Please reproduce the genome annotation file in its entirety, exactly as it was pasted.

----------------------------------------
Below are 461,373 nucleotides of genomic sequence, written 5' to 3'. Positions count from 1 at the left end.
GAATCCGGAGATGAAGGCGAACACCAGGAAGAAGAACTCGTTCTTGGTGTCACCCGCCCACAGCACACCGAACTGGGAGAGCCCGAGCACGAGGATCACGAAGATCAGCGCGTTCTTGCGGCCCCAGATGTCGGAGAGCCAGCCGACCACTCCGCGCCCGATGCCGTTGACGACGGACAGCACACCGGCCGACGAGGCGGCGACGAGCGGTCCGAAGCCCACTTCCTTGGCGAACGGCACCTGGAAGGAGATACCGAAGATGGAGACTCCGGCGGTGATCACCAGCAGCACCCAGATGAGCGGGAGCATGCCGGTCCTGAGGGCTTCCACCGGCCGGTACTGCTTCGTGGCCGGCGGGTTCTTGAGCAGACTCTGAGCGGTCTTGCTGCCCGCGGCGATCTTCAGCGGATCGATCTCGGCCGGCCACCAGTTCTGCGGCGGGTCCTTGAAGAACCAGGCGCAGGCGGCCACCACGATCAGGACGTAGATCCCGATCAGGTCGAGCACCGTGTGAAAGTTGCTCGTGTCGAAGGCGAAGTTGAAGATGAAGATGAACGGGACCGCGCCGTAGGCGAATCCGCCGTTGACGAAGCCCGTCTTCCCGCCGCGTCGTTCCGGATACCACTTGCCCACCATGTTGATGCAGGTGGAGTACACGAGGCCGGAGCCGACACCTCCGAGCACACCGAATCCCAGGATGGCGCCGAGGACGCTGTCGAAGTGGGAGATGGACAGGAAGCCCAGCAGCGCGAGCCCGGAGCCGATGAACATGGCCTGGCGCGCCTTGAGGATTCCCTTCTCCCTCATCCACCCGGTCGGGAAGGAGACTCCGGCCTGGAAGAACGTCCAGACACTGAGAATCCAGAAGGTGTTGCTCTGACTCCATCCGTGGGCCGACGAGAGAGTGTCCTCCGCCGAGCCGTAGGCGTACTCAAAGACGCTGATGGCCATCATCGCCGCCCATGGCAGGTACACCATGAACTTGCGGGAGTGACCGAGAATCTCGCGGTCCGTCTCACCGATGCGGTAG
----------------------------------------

Below are 461,373 nucleotides of genomic sequence, written 5' to 3'. Positions count from 1 at the left end.
GAATCCGGAGATGAAGGCGAACACCAGGAAGAAGAACTCGTTCTTGGTGTCACCCGCCCACAGCACACCGAACTGGGAGAGCCCGAGCACGAGGATCACGAAGATCAGCGCGTTCTTGCGGCCCCAGATGTCGGAGAGCCAGCCGACCACTCCGCGCCCGATGCCGTTGACGACGGACAGCACACCGGCCGACGAGGCGGCGACGAGCGGTCCGAAGCCCACTTCCTTGGCGAACGGCACCTGGAAGGAGATACCGAAGATGGAGACTCCGGCGGTGATCACCAGCAGCACCCAGATGAGCGGGAGCATGCCGGTCCTGAGGGCTTCCACCGGCCGGTACTGCTTCGTGGCCGGCGGGTTCTTGAGCAGACTCTGAGCGGTCTTGCTGCCCGCGGCGATCTTCAGCGGATCGATCTCGGCCGGCCACCAGTTCTGCGGCGGGTCCTTGAAGAACCAGGCGCAGGCGGCCACCACGATCAGGACGTAGATCCCGATCAGGTCGAGCACCGTGTGAAAGTTGCTCGTGTCGAAGGCGAAGTTGAAGATGAAGATGAACGGGACCGCGCCGTAGGCGAATCCGCCGTTGACGAAGCCCGTCTTCCCGCCGCGTCGTTCCGGATACCACTTGCCCACCATGTTGATGCAGGTGGAGTACACGAGGCCGGAGCCGACACCTCCGAGCACACCGAATCCCAGGATGGCGCCGAGGACGCTGTCGAAGTGGGAGATGGACAGGAAGCCCAGCAGCGCGAGCCCGGAGCCGATGAACATGGCCTGGCGCGCCTTGAGGATTCCCTTCTCCCTCATCCACCCGGTCGGGAAGGAGACTCCGGCCTGGAAGAACGTCCAGACACTGAGAATCCAGAAGGTGTTGCTCTGACTCCATCCGTGGGCCGACGAGAGAGTGTCCTCCGCCGAGCCGTAGGCGTACTCAAAGACGCTGATGGCCATCATCGCCGCCCATGGCAGGTACACCATGAACTTGCGGGAGTGACCGAGAATCTCGCGGTCCGTCTCACCGATGCGGTAG